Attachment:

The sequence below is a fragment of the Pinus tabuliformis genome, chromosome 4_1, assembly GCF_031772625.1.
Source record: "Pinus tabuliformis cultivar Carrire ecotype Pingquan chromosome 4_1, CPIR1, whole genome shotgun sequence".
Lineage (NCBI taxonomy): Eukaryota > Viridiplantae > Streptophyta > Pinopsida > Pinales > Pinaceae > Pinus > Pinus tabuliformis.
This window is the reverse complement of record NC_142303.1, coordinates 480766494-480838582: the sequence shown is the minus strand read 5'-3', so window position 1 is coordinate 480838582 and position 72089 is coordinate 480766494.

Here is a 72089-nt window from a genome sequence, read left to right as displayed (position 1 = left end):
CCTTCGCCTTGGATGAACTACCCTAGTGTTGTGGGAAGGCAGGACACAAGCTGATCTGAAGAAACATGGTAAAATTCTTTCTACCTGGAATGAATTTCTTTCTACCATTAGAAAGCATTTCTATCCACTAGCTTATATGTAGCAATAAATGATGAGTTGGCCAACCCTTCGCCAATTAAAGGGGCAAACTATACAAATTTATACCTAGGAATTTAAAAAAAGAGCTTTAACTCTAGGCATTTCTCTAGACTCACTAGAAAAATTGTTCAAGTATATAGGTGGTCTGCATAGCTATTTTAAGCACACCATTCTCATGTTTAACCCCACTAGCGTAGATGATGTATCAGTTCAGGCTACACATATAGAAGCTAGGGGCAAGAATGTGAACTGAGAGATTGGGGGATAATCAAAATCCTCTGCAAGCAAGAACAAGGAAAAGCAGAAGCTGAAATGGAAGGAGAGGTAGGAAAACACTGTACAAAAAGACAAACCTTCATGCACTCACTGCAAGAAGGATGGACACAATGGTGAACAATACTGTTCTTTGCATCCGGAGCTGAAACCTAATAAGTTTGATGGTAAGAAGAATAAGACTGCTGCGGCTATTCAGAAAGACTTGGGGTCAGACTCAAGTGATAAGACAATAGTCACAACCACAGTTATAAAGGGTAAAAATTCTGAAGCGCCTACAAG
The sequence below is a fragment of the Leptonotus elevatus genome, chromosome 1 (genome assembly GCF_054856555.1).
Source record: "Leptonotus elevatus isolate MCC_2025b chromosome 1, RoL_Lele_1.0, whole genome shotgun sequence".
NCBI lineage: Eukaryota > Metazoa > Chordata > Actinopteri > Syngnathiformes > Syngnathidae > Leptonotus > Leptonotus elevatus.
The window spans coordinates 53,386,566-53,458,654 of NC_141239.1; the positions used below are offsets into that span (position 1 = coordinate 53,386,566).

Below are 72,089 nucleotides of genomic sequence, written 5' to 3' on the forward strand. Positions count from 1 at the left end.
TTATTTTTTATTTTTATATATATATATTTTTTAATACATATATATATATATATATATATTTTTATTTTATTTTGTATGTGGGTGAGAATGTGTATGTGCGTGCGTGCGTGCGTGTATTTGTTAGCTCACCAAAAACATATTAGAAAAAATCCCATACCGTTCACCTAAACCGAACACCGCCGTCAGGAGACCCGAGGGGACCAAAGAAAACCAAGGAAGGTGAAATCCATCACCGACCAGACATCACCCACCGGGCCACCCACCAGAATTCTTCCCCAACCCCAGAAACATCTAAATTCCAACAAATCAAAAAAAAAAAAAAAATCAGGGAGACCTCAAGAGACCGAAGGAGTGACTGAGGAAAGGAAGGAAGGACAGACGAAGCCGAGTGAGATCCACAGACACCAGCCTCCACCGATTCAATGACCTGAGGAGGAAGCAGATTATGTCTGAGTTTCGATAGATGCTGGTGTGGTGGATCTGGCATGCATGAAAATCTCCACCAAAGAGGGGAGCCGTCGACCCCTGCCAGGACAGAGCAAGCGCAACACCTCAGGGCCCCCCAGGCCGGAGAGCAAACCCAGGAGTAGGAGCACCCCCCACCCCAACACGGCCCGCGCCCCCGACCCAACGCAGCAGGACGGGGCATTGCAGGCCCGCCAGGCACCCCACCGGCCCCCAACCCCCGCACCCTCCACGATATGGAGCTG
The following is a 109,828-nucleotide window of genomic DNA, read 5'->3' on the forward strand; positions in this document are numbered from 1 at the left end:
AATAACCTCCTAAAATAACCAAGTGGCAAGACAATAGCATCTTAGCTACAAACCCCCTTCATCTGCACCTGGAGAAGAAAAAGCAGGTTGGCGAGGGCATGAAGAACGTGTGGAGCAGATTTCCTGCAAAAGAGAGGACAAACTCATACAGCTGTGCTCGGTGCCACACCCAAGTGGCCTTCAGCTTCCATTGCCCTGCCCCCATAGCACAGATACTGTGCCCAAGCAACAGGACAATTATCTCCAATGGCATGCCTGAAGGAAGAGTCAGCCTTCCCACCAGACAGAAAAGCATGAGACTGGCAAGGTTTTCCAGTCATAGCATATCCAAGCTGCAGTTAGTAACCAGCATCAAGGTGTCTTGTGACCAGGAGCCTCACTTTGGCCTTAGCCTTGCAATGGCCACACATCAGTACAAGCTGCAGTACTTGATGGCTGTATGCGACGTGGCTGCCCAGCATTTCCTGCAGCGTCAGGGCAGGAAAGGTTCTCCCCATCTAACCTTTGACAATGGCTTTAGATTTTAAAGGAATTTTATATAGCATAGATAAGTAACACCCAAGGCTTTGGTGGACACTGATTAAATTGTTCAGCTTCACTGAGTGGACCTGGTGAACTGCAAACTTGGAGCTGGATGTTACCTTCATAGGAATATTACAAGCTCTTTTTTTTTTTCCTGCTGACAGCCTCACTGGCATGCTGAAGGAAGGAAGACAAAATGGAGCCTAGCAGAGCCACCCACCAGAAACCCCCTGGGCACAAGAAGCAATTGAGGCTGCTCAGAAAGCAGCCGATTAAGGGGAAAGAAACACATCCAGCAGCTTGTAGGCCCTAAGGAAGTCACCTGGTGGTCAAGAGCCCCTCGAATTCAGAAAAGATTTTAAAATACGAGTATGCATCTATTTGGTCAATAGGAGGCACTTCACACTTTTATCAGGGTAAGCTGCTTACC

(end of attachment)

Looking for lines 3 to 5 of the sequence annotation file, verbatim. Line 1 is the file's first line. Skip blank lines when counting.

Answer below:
Lineage (NCBI taxonomy): Eukaryota > Viridiplantae > Streptophyta > Pinopsida > Pinales > Pinaceae > Pinus > Pinus tabuliformis.
This window is the reverse complement of record NC_142303.1, coordinates 480766494-480838582: the sequence shown is the minus strand read 5'-3', so window position 1 is coordinate 480838582 and position 72089 is coordinate 480766494.

Here is a 72089-nt window from a genome sequence, read left to right as displayed (position 1 = left end):